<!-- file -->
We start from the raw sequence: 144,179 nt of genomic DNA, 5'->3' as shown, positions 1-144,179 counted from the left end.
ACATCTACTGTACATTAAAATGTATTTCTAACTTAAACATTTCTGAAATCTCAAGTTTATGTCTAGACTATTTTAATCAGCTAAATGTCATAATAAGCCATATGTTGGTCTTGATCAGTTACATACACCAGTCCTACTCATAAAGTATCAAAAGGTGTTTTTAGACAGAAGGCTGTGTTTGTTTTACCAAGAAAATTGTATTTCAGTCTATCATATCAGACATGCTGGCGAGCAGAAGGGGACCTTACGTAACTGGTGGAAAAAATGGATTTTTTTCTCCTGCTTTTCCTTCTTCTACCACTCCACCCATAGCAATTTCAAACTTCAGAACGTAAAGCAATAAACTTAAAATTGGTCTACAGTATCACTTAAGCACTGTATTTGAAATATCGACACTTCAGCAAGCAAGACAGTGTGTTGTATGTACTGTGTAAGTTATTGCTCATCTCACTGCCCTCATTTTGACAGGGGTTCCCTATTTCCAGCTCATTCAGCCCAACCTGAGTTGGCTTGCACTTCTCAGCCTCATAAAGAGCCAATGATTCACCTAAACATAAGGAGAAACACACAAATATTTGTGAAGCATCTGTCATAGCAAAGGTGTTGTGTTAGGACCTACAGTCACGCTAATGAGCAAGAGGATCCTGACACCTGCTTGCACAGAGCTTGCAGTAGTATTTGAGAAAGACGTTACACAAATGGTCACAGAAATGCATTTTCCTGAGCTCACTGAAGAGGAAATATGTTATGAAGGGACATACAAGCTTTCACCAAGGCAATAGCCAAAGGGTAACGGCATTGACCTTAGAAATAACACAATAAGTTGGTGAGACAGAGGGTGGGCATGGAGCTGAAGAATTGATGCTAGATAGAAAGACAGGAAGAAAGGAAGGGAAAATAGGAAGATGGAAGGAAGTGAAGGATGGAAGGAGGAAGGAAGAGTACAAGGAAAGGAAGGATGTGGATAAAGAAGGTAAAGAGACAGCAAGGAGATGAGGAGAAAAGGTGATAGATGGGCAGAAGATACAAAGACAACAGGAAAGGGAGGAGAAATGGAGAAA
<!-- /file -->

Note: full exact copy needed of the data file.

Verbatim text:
We start from the raw sequence: 144,179 nt of genomic DNA, 5'->3' as shown, positions 1-144,179 counted from the left end.
ACATCTACTGTACATTAAAATGTATTTCTAACTTAAACATTTCTGAAATCTCAAGTTTATGTCTAGACTATTTTAATCAGCTAAATGTCATAATAAGCCATATGTTGGTCTTGATCAGTTACATACACCAGTCCTACTCATAAAGTATCAAAAGGTGTTTTTAGACAGAAGGCTGTGTTTGTTTTACCAAGAAAATTGTATTTCAGTCTATCATATCAGACATGCTGGCGAGCAGAAGGGGACCTTACGTAACTGGTGGAAAAAATGGATTTTTTTCTCCTGCTTTTCCTTCTTCTACCACTCCACCCATAGCAATTTCAAACTTCAGAACGTAAAGCAATAAACTTAAAATTGGTCTACAGTATCACTTAAGCACTGTATTTGAAATATCGACACTTCAGCAAGCAAGACAGTGTGTTGTATGTACTGTGTAAGTTATTGCTCATCTCACTGCCCTCATTTTGACAGGGGTTCCCTATTTCCAGCTCATTCAGCCCAACCTGAGTTGGCTTGCACTTCTCAGCCTCATAAAGAGCCAATGATTCACCTAAACATAAGGAGAAACACACAAATATTTGTGAAGCATCTGTCATAGCAAAGGTGTTGTGTTAGGACCTACAGTCACGCTAATGAGCAAGAGGATCCTGACACCTGCTTGCACAGAGCTTGCAGTAGTATTTGAGAAAGACGTTACACAAATGGTCACAGAAATGCATTTTCCTGAGCTCACTGAAGAGGAAATATGTTATGAAGGGACATACAAGCTTTCACCAAGGCAATAGCCAAAGGGTAACGGCATTGACCTTAGAAATAACACAATAAGTTGGTGAGACAGAGGGTGGGCATGGAGCTGAAGAATTGATGCTAGATAGAAAGACAGGAAGAAAGGAAGGGAAAATAGGAAGATGGAAGGAAGTGAAGGATGGAAGGAGGAAGGAAGAGTACAAGGAAAGGAAGGATGTGGATAAAGAAGGTAAAGAGACAGCAAGGAGATGAGGAGAAAAGGTGATAGATGGGCAGAAGATACAAAGACAACAGGAAAGGGAGGAGAAATGGAGAAA